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Asiatic Cheetah Breeding Efforts Underway
Environment

Asiatic Cheetah Breeding Efforts Underway

It all began in 2007, when a conscientious hunter named Kooshki bought a male cheetah cub from hunters who intended to kill him, and gave the cub to Iran’s Department of Environment (DoE). The cub was named after his savior.
The first Asiatic cheetah to be spotted in Iran since 2003, Kooshki was taken to Mian Dasht Sanctuary in North Khorassan Province before being moved to Pardisan Zoo when he was seven months old.
Four years later, a female cheetah cub found by a shepherd in Shahroud, Semnan Province was saved by the DoE and named Delbar. Delbar was held in captivity until the autumn of 2014, when she too was moved to Pardisan Zoo to meet her potential mate.
Pardisan Zoo is home to a dedicated breeding facility established thanks to efforts from Hooman Jokar, head of the Cheetah Conservation Project in Iran, and Sean McKeown, director of Fota Wildlife Park in Ireland and renowned breeding specialist.

  Playing Hard to Get
For months now Kooshki and Delbar have shared a living space in the hope of starting a family and saving their endangered species from extinction.
In the middle of the zoo, zookeepers have established three fenced areas; naming them A through C. Fence A belongs to Delbar, Fence C is Kooshki’s domain, and Fence B is a shared space.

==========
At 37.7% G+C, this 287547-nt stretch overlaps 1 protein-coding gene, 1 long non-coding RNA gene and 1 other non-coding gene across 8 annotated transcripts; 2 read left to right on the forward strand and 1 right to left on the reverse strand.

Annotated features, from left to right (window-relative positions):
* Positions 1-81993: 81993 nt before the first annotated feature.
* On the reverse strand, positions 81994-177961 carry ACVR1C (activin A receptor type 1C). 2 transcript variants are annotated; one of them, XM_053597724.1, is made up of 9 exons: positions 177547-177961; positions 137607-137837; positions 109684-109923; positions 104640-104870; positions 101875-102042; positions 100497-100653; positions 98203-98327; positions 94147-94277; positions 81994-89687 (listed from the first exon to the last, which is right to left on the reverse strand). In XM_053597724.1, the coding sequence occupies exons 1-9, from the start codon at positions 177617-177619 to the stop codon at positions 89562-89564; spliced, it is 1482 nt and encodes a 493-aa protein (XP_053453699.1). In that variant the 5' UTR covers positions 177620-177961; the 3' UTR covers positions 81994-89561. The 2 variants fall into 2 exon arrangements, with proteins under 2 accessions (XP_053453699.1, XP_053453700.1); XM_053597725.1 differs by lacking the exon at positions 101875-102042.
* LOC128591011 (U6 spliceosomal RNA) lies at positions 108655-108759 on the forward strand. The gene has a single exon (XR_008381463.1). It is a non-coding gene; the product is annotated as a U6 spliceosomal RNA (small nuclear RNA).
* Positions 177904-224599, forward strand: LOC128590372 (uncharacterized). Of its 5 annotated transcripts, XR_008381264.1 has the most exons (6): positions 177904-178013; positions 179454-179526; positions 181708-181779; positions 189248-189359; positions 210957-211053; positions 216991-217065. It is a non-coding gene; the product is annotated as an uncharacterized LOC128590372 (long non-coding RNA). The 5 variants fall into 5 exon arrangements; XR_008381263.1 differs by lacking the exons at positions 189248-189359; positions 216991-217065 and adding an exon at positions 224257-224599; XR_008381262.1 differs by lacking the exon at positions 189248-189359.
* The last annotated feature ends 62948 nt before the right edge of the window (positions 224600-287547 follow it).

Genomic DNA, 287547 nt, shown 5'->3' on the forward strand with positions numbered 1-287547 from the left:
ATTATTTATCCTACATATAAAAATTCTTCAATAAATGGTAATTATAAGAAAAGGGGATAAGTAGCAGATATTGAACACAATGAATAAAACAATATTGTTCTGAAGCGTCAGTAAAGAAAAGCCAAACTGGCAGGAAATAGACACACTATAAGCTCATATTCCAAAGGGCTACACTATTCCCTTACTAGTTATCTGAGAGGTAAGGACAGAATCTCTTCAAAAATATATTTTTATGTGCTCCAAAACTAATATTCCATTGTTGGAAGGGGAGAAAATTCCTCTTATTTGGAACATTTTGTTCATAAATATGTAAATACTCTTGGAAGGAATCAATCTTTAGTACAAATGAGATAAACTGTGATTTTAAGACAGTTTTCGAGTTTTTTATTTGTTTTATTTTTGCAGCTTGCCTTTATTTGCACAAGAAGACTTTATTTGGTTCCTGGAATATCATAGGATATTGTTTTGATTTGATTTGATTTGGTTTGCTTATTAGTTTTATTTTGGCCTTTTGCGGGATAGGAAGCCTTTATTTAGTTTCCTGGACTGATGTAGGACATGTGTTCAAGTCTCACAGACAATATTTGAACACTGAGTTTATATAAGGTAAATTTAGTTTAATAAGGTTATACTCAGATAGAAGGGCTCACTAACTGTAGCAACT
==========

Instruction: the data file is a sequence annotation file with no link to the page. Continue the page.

According to Jokar, Kooshki never conceals his interest in Delbar.
“Whenever we let Delbar in Fence C, Kooshki starts his courting ritual; growling and pushing himself up against the fence. He lets her know that he is interested in her.” Delbar, however, is not easily swayed.
To introduce them to one another, Delbar would be let in Fence B once Kooshki had left, to allow her to get used to his smell. After 25 days, they met for the first time.
“We expected Delbar to cause Kooshki serious injury. We even had a team of veterinarians to hand to treat his wounds,” Jokar recalled, according to the Persian daily Etemad.
Delbar’s aggression, however, was overestimated; after slapping Kooshki several times in the face, the couple roamed around the fenced area together. They now meet every two days for 12 hours, away from prying eyes.
“We do not want Delbar to feel stressed. We are not even going to give her a pregnancy test until the mating season is over. Any form of stress could render our efforts futile.”
While there are other methods of impregnation, such as artificial insemination and IVF, Jokar and his colleagues are adamant about natural conception.

  Pardisan: More Than Just a Zoo
Breeding of endangered species is not the only purpose of the facility. According to Jokar, the facility also acts as a sanctuary for injured animals that are too weak to survive in the wild. “They are treated and kept here until they are fit enough to go back to the wild,” he pointed out.
Sean McKeown, who recently led an effort to breed African Cheetahs in the UAE, believes Tehran is well-equipped for breeding purposes. In a reproduction effort consisting of a male and a female cheetah, there is a 30% chance of success, McKeown was quoted as saying.
“The first generation of offspring will be kept in Pardsian Zoo,” Jokar said, adding, “while the second and third will be taken to a protected area in North Khorasan Province to be prepared for the wild.”
It is evident that the project to save the Asiatic cheetah is off to a good start, but its success or failure solely depends on Delbar.  Will she deem Kooshki fit enough to father her children, or will she ignore him in the hopes of finding a better mate? If only she could understand that her species’ surival was at stake.

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